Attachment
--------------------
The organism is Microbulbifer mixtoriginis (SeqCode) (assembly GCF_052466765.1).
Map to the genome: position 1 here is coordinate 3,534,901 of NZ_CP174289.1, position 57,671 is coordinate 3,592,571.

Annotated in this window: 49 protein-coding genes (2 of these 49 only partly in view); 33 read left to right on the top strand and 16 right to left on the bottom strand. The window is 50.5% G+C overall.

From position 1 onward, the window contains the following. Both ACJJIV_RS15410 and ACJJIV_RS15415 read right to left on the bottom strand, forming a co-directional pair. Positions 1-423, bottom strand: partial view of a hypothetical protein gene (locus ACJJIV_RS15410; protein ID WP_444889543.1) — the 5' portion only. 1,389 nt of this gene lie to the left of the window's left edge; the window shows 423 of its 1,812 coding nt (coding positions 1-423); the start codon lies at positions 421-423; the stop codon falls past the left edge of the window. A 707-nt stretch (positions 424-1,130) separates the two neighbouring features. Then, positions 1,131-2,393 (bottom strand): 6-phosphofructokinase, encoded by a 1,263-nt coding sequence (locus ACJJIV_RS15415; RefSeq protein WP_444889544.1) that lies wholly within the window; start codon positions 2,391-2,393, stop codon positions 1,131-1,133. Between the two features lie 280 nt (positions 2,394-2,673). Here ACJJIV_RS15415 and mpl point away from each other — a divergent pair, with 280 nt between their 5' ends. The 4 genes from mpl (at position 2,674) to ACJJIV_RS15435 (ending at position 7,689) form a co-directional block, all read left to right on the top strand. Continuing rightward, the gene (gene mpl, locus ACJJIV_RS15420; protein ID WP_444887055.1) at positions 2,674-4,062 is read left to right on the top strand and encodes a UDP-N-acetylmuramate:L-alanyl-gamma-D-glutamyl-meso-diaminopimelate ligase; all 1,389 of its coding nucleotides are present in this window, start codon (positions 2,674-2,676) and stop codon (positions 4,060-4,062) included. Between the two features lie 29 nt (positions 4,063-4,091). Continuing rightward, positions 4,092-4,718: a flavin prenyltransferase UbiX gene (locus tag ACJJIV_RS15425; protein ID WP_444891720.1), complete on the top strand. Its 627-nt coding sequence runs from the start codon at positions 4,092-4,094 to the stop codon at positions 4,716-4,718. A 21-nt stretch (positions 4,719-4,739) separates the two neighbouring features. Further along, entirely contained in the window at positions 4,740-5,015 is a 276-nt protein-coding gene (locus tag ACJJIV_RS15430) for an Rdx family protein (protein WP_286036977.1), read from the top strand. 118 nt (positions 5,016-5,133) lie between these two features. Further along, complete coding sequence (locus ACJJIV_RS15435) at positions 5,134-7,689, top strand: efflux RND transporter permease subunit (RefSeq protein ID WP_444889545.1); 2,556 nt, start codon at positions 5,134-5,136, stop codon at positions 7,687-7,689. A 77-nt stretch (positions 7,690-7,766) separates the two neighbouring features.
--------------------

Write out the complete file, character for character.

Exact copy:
The organism is Microbulbifer mixtoriginis (SeqCode) (assembly GCF_052466765.1).
Map to the genome: position 1 here is coordinate 3,534,901 of NZ_CP174289.1, position 57,671 is coordinate 3,592,571.

Annotated in this window: 49 protein-coding genes (2 of these 49 only partly in view); 33 read left to right on the top strand and 16 right to left on the bottom strand. The window is 50.5% G+C overall.

From position 1 onward, the window contains the following. Both ACJJIV_RS15410 and ACJJIV_RS15415 read right to left on the bottom strand, forming a co-directional pair. Positions 1-423, bottom strand: partial view of a hypothetical protein gene (locus ACJJIV_RS15410; protein ID WP_444889543.1) — the 5' portion only. 1,389 nt of this gene lie to the left of the window's left edge; the window shows 423 of its 1,812 coding nt (coding positions 1-423); the start codon lies at positions 421-423; the stop codon falls past the left edge of the window. A 707-nt stretch (positions 424-1,130) separates the two neighbouring features. Then, positions 1,131-2,393 (bottom strand): 6-phosphofructokinase, encoded by a 1,263-nt coding sequence (locus ACJJIV_RS15415; RefSeq protein WP_444889544.1) that lies wholly within the window; start codon positions 2,391-2,393, stop codon positions 1,131-1,133. Between the two features lie 280 nt (positions 2,394-2,673). Here ACJJIV_RS15415 and mpl point away from each other — a divergent pair, with 280 nt between their 5' ends. The 4 genes from mpl (at position 2,674) to ACJJIV_RS15435 (ending at position 7,689) form a co-directional block, all read left to right on the top strand. Continuing rightward, the gene (gene mpl, locus ACJJIV_RS15420; protein ID WP_444887055.1) at positions 2,674-4,062 is read left to right on the top strand and encodes a UDP-N-acetylmuramate:L-alanyl-gamma-D-glutamyl-meso-diaminopimelate ligase; all 1,389 of its coding nucleotides are present in this window, start codon (positions 2,674-2,676) and stop codon (positions 4,060-4,062) included. Between the two features lie 29 nt (positions 4,063-4,091). Continuing rightward, positions 4,092-4,718: a flavin prenyltransferase UbiX gene (locus tag ACJJIV_RS15425; protein ID WP_444891720.1), complete on the top strand. Its 627-nt coding sequence runs from the start codon at positions 4,092-4,094 to the stop codon at positions 4,716-4,718. A 21-nt stretch (positions 4,719-4,739) separates the two neighbouring features. Further along, entirely contained in the window at positions 4,740-5,015 is a 276-nt protein-coding gene (locus tag ACJJIV_RS15430) for an Rdx family protein (protein WP_286036977.1), read from the top strand. 118 nt (positions 5,016-5,133) lie between these two features. Further along, complete coding sequence (locus ACJJIV_RS15435) at positions 5,134-7,689, top strand: efflux RND transporter permease subunit (RefSeq protein ID WP_444889545.1); 2,556 nt, start codon at positions 5,134-5,136, stop codon at positions 7,687-7,689. A 77-nt stretch (positions 7,690-7,766) separates the two neighbouring features.